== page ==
Wednesday, April 18, 2007

A Collection of Thoughts

I've had a lot of thoughts after the Virginia Tech tragedy (I can't call it a massacre, though it might be adequately described as such, because it makes me too sad). I'm not sure how to write them coherently, but I realized its important to me to write them down, so I'm reverting to bullet points.

  • Just starting on the path to becoming parents has changed the way JP and I look at, and react to, events. When talking about the tragedy on Monday night JP commented that "66 parents lost their child" and that affected both of us so much more than thinking of those who lost a friend or classmate (the perspective we would normally have). There is already such a primal, innate feeling of protectiveness toward our baby, a certainty that we care more about him than we could ever care about ourselves, that to think of parents losing their (grown up) babies rendered both of us unable to expand on our thoughts any further.
  • Annoyance at the media. This is hard to sort out because I'm part of the problem- I've clicked on all the new stories as they've emerged in some effort to understand what occurred. We did turn off the CNN news coverage after a few minutes because watching reporters try to interview students seemed wrong and exploitative. I'm torn between annoyance that people are already moving on and annoyance that the media won't let go. On the one hand its essential to be able to pause, remember, and continue with your life, but to see headlines about American Idol next to Virginia Tech bothers me.
  • Anger at guns. I hate guns and I think they should be illegal. Second Amendment be damned, its how I feel and I really think that read properly that Amendment is about a well-armed citizen militia that we no longer need. I'm not going to use the tragedy to argue against them (I think the high gun deaths in the US do a fine job of that already), but I'm outraged that the NRA lobby immediately used it to defend guns. A quote from an msn article I no longer have the link to: "Lobbyist Neal Boortz went so far as to argue that if the Virginia General Assembly had passed House Bill 1572, allowing college students and employees to carry handguns on campus, the massacre could have been avoided." This makes me want to scream- more guns will not Ever lead to less killing.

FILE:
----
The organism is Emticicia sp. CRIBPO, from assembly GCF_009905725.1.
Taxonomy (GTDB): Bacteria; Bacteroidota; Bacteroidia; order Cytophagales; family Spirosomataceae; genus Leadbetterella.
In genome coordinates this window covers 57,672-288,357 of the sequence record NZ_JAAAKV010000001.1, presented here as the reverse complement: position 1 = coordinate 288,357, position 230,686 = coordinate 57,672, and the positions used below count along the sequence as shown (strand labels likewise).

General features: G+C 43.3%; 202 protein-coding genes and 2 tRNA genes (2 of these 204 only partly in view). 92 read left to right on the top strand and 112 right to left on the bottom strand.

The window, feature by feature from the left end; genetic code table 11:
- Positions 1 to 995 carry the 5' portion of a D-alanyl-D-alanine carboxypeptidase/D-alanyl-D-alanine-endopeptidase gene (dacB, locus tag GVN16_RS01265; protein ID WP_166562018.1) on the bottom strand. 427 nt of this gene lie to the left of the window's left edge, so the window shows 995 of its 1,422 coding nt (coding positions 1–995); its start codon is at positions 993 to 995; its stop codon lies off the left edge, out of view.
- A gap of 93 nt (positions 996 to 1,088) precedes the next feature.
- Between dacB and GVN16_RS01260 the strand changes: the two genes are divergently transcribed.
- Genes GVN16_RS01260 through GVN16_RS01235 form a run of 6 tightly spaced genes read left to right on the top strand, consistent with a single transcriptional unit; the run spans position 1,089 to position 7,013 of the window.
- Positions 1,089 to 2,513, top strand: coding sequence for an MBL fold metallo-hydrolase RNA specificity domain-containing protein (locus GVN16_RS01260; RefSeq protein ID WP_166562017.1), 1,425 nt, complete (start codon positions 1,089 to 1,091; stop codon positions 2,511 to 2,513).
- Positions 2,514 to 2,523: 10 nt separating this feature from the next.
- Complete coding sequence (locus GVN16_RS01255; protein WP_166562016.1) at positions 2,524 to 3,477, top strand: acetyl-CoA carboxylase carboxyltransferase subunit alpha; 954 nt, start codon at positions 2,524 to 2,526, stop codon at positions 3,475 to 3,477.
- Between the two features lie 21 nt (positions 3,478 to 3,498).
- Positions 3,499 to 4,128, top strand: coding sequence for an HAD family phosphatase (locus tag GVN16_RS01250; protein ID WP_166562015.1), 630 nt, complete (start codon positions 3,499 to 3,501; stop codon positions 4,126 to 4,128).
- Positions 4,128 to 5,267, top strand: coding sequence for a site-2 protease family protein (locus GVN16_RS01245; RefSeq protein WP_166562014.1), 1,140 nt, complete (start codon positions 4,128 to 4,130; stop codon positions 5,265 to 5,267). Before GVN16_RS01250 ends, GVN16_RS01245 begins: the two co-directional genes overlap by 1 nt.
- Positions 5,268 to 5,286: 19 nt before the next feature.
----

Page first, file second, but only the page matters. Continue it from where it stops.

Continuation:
• Lack of understanding at the school's response. I know that anyone involved in the events at Tech cares very much about the lives of their students and will probably always question whether they did the right thing no matter how "right" their response is found to be, so I'm not calling for an inquisition. But I am interested in understanding why there was no email after the first shooting. I know officials thought the initial double homicide was an isolated, domestic violence event and that the killer had fled, but I feel that until the gunman is actually in custody, there's an obligation to notify those living on campus that a killer is at large. I would have wanted to know that before leaving my dorm to go to a 9am class. I hope there is an investigation for the purposes of understanding how best to respond to future events (that will hopefully never occur), while avoiding a public cry for "accountability" that leads to pointless dismissals.
  • That it's all just sad. A close family friend's daughter is a freshman at Virginia Tech and the mother’s email is heartbreaking. “[She] lost a close friend and intramural basketball teammate... [She] was in the architecture building next door to Norris Hall and saw the swat teams go in and could hear the gunfire. It is way more than any 19 year old should have to witness and endure.” The scars from this event will take a long time to heal and will never fully go away.


  1. What disturbs me is that as a 3L, a friend and I reported a creepy stalking guy to the administration at our school.

    Let's just say that the school did nothing. I think it happens all the time at every school, and it's always just a matter of time before something goes dreadfully wrong.

  2. It's horrible but I don't even like thinking about what happened. I hate that sh*t like this happens.

  3. Isn't that protective instinct amazing? It's primeval. My heart bleeds for the parents of the lost and the wounded.

    And there are no words to describe the utter despicability of the NRA. To come out at such a time with such a *moronic* statement, so crass and unfeeling--it is cruelly wrong. I completely agree with your assessment.